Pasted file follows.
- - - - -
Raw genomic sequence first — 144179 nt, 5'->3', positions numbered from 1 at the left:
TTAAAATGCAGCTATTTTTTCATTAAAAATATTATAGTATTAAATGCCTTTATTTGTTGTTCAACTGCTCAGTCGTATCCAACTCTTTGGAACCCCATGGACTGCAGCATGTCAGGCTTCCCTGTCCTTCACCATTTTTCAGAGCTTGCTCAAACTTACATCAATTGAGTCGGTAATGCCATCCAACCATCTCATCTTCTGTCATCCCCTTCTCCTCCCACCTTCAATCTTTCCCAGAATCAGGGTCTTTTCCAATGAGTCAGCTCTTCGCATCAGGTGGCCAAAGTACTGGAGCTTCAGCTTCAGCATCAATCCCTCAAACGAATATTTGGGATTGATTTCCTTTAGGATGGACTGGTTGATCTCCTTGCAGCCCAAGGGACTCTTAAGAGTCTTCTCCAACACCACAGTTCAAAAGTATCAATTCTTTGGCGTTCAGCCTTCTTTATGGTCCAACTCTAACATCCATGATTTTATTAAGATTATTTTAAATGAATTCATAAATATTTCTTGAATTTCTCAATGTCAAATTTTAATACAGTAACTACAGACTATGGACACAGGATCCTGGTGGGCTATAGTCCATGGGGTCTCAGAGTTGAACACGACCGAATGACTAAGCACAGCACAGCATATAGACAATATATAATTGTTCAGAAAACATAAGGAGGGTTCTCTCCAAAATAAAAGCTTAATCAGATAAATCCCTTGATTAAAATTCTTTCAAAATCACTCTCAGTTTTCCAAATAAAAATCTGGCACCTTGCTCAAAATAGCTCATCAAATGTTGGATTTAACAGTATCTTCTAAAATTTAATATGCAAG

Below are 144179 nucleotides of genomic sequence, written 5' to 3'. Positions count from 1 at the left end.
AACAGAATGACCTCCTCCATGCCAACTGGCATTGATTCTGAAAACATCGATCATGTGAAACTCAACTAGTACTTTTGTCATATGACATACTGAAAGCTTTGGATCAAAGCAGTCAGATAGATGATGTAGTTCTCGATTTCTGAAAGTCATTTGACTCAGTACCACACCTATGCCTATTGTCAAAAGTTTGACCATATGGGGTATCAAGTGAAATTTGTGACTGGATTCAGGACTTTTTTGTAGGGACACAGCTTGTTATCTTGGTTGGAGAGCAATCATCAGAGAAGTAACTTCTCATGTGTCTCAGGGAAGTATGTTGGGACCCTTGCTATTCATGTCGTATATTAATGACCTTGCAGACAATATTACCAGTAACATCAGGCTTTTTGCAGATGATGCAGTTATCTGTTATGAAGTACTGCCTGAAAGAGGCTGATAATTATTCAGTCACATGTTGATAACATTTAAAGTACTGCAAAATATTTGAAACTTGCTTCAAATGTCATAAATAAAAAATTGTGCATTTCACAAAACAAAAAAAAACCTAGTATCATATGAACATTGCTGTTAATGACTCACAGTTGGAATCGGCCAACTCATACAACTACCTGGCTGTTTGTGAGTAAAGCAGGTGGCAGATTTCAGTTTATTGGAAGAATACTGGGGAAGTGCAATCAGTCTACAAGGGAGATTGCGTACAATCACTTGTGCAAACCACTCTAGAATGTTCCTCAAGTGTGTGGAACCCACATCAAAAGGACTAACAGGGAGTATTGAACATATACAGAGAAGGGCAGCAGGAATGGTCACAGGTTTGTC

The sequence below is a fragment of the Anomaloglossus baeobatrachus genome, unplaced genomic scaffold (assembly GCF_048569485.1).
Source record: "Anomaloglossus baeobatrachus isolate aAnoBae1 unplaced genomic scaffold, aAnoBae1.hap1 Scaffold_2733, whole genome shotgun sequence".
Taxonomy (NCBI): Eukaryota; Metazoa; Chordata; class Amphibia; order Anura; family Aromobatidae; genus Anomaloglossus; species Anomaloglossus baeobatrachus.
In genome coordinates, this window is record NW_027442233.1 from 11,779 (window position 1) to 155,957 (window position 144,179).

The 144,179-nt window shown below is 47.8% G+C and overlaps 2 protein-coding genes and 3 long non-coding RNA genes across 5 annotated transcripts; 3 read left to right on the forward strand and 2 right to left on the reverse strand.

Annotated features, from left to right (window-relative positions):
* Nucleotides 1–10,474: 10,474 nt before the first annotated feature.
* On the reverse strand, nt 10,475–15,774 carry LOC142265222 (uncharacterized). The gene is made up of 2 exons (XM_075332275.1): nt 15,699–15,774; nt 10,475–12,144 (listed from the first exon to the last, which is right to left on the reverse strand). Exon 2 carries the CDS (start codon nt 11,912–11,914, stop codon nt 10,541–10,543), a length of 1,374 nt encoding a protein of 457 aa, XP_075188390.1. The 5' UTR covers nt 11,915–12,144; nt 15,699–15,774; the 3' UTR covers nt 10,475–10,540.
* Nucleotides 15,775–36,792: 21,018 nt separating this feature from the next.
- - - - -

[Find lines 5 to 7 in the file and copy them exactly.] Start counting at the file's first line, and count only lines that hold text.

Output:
The sequence below is a fragment of the Anomaloglossus baeobatrachus genome, unplaced genomic scaffold (assembly GCF_048569485.1).
Source record: "Anomaloglossus baeobatrachus isolate aAnoBae1 unplaced genomic scaffold, aAnoBae1.hap1 Scaffold_2733, whole genome shotgun sequence".
Taxonomy (NCBI): Eukaryota; Metazoa; Chordata; class Amphibia; order Anura; family Aromobatidae; genus Anomaloglossus; species Anomaloglossus baeobatrachus.